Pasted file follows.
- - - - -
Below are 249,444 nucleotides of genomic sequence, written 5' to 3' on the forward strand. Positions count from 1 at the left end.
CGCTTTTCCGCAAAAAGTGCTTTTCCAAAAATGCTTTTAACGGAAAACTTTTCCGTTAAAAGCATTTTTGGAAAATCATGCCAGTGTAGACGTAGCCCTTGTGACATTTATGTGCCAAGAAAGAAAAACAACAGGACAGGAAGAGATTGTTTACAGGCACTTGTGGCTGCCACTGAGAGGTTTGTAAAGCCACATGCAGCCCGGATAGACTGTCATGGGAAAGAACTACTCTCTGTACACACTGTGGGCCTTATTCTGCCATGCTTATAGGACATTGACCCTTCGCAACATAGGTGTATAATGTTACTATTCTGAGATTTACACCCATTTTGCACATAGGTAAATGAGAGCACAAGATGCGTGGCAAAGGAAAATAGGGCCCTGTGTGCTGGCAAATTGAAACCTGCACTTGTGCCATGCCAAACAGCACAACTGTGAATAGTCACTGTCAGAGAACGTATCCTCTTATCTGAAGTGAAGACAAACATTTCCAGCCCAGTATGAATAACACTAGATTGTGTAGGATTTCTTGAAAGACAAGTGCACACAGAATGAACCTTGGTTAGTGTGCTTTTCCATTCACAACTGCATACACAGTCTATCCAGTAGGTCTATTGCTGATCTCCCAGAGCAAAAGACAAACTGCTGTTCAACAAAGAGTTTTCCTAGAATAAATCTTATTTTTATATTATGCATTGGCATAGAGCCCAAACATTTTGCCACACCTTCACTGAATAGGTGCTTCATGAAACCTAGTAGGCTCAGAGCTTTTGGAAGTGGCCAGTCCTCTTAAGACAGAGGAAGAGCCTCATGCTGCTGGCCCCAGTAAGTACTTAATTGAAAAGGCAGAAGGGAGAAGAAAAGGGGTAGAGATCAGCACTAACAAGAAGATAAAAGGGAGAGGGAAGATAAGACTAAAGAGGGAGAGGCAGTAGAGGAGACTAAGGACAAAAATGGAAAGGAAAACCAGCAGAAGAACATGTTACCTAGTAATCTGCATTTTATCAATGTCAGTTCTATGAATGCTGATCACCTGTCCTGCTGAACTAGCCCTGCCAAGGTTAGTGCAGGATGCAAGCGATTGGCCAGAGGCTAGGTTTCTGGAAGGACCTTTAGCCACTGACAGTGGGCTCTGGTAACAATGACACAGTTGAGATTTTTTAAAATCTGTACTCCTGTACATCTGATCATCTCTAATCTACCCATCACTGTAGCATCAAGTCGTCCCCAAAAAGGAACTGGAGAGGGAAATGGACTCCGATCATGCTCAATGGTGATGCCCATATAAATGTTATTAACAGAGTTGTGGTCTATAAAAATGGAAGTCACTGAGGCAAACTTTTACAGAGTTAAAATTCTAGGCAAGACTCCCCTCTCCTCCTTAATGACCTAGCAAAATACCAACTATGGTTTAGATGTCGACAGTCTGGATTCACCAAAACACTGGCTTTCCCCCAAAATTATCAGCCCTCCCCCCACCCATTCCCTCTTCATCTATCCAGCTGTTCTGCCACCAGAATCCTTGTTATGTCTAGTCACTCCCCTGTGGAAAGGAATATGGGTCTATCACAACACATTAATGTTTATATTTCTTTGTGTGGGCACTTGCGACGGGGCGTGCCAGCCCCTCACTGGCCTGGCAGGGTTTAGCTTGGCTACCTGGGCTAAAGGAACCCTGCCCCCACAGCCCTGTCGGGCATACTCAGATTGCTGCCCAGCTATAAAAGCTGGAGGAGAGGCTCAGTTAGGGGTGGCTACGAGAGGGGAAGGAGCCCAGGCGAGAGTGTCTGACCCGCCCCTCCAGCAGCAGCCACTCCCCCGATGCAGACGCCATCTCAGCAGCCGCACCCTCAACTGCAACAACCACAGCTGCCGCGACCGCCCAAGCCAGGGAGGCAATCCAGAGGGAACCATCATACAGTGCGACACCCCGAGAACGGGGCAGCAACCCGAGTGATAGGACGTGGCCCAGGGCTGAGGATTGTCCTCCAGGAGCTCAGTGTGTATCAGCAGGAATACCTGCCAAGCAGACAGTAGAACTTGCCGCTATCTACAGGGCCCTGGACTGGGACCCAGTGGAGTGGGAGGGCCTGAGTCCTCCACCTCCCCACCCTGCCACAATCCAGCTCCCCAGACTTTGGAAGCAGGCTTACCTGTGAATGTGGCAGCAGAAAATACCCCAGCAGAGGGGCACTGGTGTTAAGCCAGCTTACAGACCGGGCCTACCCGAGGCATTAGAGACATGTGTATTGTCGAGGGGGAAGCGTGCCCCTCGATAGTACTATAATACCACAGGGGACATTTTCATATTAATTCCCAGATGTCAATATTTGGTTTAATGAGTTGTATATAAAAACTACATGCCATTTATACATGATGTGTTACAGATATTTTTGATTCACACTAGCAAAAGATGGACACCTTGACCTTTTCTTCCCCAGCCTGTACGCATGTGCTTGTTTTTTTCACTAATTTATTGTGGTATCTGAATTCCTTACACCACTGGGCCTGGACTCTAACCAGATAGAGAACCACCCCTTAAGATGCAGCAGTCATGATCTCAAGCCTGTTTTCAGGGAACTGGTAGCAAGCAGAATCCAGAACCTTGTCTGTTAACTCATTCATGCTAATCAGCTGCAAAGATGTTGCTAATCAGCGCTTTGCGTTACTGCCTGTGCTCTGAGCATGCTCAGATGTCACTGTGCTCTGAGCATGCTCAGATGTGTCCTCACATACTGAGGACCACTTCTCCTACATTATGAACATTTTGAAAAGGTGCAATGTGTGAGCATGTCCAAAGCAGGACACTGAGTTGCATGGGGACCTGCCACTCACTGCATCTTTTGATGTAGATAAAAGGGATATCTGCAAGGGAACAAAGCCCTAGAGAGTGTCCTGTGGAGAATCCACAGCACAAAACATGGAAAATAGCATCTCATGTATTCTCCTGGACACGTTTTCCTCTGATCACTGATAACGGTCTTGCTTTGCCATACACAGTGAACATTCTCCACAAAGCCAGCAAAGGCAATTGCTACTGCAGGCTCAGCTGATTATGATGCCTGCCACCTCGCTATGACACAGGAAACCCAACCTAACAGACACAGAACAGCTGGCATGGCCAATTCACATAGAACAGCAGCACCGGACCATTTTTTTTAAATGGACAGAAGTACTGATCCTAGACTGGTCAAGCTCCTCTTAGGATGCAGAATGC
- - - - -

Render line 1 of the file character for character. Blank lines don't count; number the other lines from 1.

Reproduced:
Below are 249,444 nucleotides of genomic sequence, written 5' to 3' on the forward strand. Positions count from 1 at the left end.